(Fwd) Re: Joseph Piqué
lnp3 at panix.com
Sun Dec 30 09:46:32 MST 2001
US wins Spain's favour with offer to share spy network material
By Isambard Wilkinson in Madrid
The United States has agreed to share highly classified material from
the Anglo-American Echelon intelligence network with the Spanish
Government to help Madrid's battle against the Basque separatist
Echelon is a joint operation by the US National Security Agency and
GCHQ, Britain's eavesdroppers. It was set up in 1948 by the US,
Britain, Canada, Australia and New Zealand, and can intercept and
decrypt information transmitted by code machines, emails, telephones
The deal was alluded to by Mr Josep Piqué, Spain's Foreign Minister,
who confirmed in general terms that the US had agreed to spy on ETA.
"It opens up a very promising field of action, so that we can
definitely defeat terrorism."
CUBA REJECTS 'ANTITERRORISM' MOTION AT SUMMIT
The closing session of the 10th Ibero-American Summit, held in Panama
City November 17-19, turned from a unanimous and general condemnation
of "child poverty" into a sharp political confrontation between
Salvadoran president Francisco Flores--backed by the government of
Spain--and Cuban president Fidel Castro over who is responsible for
The Cuban leader rejected the attempt to single out the Basque
pro-independence group ETA for condemnation as "terrorist" in a
resolution adopted at the conclusion of the summit. He focused
attention on Israel's bloody repression of the Palestinian people and
the U.S. government's terrorism, particularly its responsibility for
the tens of thousands of deaths in El Salvador's civil conflict in
the 1980s. The opening of the summit, which ended with language
rarely heard in diplomatic circles, was preceded by a few hours with
the arrest of CIA-trained terrorist Luis Posada Carriles and several
other rightists by Panamanian police.
He noted that the resolution "does not mention state-sponsored
terrorism, and Cuba has had more victims of U.S. state-sponsored
terrorism than anyone."
The Cuban leader pointed to the hypocrisy of the Flores government in
submitting the resolution, given that El Salvador is "where the
leading terrorist [Posada Carriles] resides, and against whom nothing
has been done, and who is now under arrest."
While President José María Aznar and King Juan Carlos of Spain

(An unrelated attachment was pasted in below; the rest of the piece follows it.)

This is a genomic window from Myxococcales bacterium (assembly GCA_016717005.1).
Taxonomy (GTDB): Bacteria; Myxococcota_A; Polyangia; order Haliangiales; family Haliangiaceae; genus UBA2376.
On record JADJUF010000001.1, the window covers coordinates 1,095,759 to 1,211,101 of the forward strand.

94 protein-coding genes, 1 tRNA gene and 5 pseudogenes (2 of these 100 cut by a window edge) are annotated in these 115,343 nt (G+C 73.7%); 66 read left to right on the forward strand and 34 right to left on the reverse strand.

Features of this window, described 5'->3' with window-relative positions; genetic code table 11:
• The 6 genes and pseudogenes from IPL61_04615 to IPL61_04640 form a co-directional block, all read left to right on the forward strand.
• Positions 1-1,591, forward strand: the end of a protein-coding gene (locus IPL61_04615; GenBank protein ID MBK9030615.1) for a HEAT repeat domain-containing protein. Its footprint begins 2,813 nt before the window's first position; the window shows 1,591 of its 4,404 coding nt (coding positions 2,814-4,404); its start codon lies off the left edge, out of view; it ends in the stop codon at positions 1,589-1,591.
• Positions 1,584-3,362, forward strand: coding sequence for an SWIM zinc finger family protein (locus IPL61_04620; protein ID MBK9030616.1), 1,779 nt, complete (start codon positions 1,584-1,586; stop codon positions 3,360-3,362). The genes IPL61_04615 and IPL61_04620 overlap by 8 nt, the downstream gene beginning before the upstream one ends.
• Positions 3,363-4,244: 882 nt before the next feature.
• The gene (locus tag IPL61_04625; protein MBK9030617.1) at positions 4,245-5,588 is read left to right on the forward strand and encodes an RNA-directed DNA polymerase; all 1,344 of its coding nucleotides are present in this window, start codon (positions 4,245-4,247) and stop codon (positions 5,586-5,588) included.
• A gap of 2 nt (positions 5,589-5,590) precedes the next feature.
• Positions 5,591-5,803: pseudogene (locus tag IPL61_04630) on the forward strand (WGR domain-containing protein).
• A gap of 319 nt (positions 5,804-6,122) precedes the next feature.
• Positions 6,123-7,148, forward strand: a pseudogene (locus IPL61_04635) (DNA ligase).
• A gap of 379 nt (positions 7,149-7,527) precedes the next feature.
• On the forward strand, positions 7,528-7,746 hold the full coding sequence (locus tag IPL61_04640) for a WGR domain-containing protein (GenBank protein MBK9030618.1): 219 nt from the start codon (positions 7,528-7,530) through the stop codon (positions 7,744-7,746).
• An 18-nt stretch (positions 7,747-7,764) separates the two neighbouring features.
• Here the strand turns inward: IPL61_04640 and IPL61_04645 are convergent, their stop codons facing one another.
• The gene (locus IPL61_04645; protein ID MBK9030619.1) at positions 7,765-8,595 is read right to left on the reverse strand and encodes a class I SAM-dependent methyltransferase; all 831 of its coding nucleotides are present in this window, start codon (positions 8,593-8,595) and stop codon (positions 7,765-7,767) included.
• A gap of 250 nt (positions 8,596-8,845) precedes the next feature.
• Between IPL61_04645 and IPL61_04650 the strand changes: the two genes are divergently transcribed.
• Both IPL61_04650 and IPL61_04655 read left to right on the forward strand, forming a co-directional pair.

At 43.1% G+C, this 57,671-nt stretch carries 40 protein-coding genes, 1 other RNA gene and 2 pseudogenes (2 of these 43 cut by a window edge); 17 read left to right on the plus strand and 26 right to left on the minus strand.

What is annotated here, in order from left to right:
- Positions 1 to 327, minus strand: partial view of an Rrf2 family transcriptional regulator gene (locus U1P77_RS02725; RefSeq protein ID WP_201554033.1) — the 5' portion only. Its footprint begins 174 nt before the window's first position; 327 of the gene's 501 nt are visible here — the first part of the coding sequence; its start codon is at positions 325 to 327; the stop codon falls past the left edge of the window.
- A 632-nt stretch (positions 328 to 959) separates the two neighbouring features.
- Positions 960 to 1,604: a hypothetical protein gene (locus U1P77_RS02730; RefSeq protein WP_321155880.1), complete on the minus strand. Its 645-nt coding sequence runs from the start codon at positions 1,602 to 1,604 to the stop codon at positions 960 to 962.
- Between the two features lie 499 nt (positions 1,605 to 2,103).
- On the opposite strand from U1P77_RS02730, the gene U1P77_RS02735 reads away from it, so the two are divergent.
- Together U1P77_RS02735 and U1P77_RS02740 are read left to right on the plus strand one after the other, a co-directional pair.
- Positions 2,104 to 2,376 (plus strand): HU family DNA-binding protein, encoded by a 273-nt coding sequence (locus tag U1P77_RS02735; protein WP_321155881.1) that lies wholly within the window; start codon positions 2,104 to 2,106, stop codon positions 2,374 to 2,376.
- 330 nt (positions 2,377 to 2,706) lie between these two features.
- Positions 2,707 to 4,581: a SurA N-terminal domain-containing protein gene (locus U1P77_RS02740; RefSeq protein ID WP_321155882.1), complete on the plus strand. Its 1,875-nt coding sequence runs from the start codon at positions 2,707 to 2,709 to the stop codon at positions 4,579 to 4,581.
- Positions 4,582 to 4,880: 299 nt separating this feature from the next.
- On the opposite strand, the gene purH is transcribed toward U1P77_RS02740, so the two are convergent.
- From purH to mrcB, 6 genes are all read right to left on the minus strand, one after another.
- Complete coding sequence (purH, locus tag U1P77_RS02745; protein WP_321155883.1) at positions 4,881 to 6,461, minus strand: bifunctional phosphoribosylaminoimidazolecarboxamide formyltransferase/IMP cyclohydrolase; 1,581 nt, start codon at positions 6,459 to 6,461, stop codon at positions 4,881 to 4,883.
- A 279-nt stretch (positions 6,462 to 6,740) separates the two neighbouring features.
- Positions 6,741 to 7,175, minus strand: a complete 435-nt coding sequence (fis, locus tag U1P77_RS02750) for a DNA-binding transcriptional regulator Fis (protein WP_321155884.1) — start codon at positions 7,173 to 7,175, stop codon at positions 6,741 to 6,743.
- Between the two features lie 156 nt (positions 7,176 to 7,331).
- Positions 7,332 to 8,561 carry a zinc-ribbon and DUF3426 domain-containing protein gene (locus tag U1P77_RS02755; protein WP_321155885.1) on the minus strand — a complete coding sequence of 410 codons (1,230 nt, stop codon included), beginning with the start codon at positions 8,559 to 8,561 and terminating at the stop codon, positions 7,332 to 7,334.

attended the summit, they chose not to play a visible role in pushing
the "antiterrorism" resolution, leaving that to the Salvadoran
regime. In a "private visit" to Madrid about a week prior to the
summit, Salvadoran president Flores held discussions with Spanish
officials and opposition Socialist Party figures, with "ETA
terrorism" being one of the main topics.
Josep Piqué, Spain's foreign minister, criticized Cuba for abstaining
on the resolution. He warned that Cuba's stance would prevent the
continuation of "a normal relationship."
WSWS : News & Analysis : Europe
Britain and Spain agree to negotiate constitutional changes in
By Vicky Short
1 December 2001
The foreign ministers of Britain and Spain, Jack Straw and Josep
Piqué, met in Barcelona November 20 and agreed a six-month
negotiation process to resolve the contentious constitutional issues
surrounding Gibraltars status.
The 6.5 square kilometre outcrop at the southern tip of the Iberian
Peninsula was seized by British naval forces in 1704, and was
formally ceded to Britain in the 1713 Treaty of Utrecht. Spains last
attempt to take it back by force was in 1779.
ILLEGAL IMMIGRATION PROBLEMS ARE ALSO CONCERNING SPAIN
"On the beaches of Tangiers, thousands of people are lined up waiting
their turn for the next illegal 'patera' (rowing boat), to carry them
to Spain", commented Spain's Foreign Minister Josep Piqué. As to the
drug problem, Piqué pointed out, "it is obvious that this is not
being cultivated in Spain".
As part of his two-day official visit to Spain, Croatian Foreign
Minister Tonino Picula has met today in Madrid his Spanish
counterpart Josep Piqué.
Minister Picula has outlined the social and political situation in
Croatia and the region. He said that, with Spain being the sixth
biggest foreign investor in the world, Croatia was keen to attract
Spanish investments as soon as possible. Minister Piqué fully agreed
with his Croatian counterpart that Croatia was a factor of stability
in the region, and added that Spain considered Croatia a crucial
factor of democratisation and security in this part of Europe.
Louis Proyect, lnp3 at panix.com on 12/30/2001
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